It might seem like a head-scratcher that the stock market has surged in the past few weeks. Don’t be surprised if it continues.
The S&P 500 has risen about 9% to 4,543 from 4,170, its lowest closing level of the year, which it hit on March 8. That comes even though the factors dragging stocks down are formidable.
The price of oil remains far higher than before Russia invaded Ukraine, and investors fear it could rise anew as the West punishes Moscow with sanctions on Russian exports. Higher oil prices imply inflation even faster than the worrisome levels seen before the war began.
The Federal Reserve, meanwhile, has made it clear that it will tackle inflation by raising interest rates aggressively, with some 10 or 11 increases over the next two years.
All that would drag down economic growth, with unpleasant effects on corporate profits—a key driver of stock prices. And yet, it looks like stocks’ recent run isn’t over.
According to Instinet’s chief market technician, Frank Cappelleri, the
could hit 4,715 soon for an almost 4% gain. That call looks reasonable because the index has moved above its 50-day moving average—a sign that investors are comfortable buying at recent levels.
In addition to that small vote of confidence, the S&P 500 posted gains of 1% or more for six of the eight trading days heading into Friday. That is only the third time in history that has happened, according to Instinet. The firm’s data show that when the market goes on such a winning streak, it posts gains for the coming months and leaves its recent low point behind.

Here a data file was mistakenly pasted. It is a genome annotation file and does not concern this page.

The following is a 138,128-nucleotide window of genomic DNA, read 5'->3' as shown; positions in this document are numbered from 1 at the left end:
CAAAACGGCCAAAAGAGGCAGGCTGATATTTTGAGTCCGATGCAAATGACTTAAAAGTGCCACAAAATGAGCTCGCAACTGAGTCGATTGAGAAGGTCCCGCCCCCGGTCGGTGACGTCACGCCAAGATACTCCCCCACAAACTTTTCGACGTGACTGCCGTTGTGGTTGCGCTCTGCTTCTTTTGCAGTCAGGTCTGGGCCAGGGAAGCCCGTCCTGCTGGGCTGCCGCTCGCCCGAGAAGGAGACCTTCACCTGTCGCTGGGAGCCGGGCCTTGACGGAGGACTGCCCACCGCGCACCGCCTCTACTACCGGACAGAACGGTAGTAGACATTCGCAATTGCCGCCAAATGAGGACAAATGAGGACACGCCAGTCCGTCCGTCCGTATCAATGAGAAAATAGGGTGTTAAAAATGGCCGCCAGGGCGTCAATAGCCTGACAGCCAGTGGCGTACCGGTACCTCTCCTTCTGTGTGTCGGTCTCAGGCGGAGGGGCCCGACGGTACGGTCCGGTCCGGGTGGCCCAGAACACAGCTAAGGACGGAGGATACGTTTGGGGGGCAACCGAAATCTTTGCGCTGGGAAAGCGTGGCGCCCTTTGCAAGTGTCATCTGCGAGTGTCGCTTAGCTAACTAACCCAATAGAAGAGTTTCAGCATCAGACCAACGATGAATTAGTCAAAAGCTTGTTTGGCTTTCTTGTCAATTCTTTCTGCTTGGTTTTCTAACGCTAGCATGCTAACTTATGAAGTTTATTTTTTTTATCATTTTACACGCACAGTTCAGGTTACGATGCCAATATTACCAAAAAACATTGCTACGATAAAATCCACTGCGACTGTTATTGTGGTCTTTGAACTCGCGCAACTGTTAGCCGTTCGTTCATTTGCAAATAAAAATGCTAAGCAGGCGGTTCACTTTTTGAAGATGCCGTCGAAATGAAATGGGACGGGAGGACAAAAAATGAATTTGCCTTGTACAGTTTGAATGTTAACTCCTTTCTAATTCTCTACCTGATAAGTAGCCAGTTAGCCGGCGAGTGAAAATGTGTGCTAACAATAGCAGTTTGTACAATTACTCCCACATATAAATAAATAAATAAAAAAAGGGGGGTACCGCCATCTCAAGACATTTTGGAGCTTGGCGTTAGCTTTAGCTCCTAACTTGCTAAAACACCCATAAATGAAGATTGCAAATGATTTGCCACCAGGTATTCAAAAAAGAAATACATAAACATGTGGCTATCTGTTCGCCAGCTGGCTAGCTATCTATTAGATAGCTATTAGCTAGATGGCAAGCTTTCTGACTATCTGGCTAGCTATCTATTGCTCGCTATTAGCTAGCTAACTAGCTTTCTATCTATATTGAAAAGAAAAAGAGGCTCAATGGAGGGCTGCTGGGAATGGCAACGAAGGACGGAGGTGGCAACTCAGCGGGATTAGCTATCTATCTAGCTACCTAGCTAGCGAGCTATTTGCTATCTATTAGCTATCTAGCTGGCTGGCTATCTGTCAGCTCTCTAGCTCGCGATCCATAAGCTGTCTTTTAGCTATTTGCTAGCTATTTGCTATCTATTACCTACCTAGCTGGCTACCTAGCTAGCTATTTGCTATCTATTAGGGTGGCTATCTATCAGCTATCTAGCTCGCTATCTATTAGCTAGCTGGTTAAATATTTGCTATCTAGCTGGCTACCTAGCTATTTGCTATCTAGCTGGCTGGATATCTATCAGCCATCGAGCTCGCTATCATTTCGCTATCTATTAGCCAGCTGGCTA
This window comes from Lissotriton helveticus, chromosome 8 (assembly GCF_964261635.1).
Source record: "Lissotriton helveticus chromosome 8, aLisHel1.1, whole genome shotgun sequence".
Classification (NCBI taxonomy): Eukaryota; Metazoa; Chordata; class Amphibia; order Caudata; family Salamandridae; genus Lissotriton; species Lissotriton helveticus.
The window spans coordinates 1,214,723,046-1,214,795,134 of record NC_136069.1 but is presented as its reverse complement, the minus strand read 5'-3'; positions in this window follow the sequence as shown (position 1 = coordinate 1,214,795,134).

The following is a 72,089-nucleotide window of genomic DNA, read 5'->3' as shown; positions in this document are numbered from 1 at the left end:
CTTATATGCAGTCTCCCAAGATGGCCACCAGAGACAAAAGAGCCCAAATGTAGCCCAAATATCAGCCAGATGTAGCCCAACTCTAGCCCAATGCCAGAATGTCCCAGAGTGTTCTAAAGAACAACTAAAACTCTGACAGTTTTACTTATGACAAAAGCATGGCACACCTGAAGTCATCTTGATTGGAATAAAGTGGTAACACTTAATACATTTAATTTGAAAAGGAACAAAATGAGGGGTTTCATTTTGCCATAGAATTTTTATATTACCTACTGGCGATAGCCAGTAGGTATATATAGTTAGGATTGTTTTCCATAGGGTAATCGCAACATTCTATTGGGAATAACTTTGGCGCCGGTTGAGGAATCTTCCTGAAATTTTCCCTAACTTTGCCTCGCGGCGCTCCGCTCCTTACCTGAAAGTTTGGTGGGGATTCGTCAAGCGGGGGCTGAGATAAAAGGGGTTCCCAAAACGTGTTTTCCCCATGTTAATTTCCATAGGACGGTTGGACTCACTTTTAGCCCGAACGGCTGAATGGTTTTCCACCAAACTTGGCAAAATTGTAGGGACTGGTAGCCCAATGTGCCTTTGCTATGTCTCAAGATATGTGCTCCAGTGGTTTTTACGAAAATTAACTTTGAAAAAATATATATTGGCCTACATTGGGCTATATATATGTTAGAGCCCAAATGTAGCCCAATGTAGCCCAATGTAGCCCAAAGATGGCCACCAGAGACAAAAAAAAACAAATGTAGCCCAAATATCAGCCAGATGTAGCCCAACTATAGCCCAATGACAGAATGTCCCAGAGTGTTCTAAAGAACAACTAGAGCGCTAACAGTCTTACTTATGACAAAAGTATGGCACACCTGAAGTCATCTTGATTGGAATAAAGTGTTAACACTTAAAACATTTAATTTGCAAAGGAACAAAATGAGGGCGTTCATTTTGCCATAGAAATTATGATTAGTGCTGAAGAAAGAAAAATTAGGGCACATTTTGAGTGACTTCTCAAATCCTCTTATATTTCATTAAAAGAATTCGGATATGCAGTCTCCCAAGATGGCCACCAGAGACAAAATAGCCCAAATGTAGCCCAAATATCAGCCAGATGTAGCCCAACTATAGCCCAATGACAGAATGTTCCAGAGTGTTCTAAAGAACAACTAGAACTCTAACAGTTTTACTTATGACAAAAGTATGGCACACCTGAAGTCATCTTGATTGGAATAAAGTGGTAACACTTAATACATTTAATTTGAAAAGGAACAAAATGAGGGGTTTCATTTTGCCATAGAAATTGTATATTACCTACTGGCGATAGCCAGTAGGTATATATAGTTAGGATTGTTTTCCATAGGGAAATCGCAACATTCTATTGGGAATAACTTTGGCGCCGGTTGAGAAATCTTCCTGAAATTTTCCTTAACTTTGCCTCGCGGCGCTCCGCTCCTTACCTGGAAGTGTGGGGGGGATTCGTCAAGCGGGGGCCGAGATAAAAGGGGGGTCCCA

Increased certainty about the Fed’s stance on interest rates is another positive factor. Stocks fell early in the year as it became clear that the Fed would have to take away the punch bowl—and lock it in the kitchen—-but no one was sure what moves were on the cards.
Now that the central bank has published a projection on how many rate increases are on the way, the uncertainty and fear have diminished. “We’ve gotten some visibility on rates,” said Mark Lehmann, CEO of JMP Securities a Citizens Company. “The minute we got more honest [on rates]the market found a bottom.”
To be sure, the stock market still has to deal with challenges ahead. How much the economy will slow as interest rates rise is an open question.
The upshot is that while the S&P 500 has moved on from its recent low point—and may gain more—it might be difficult for the index to enjoy a more sustainable gain. The S&P 500’s all-time high of 4,796 still seems a long way off.
“I’m not going to say we’re going to bust out to new highs any time soon,” Lehmann said.
Write to Jacob Sonenshine at [email protected]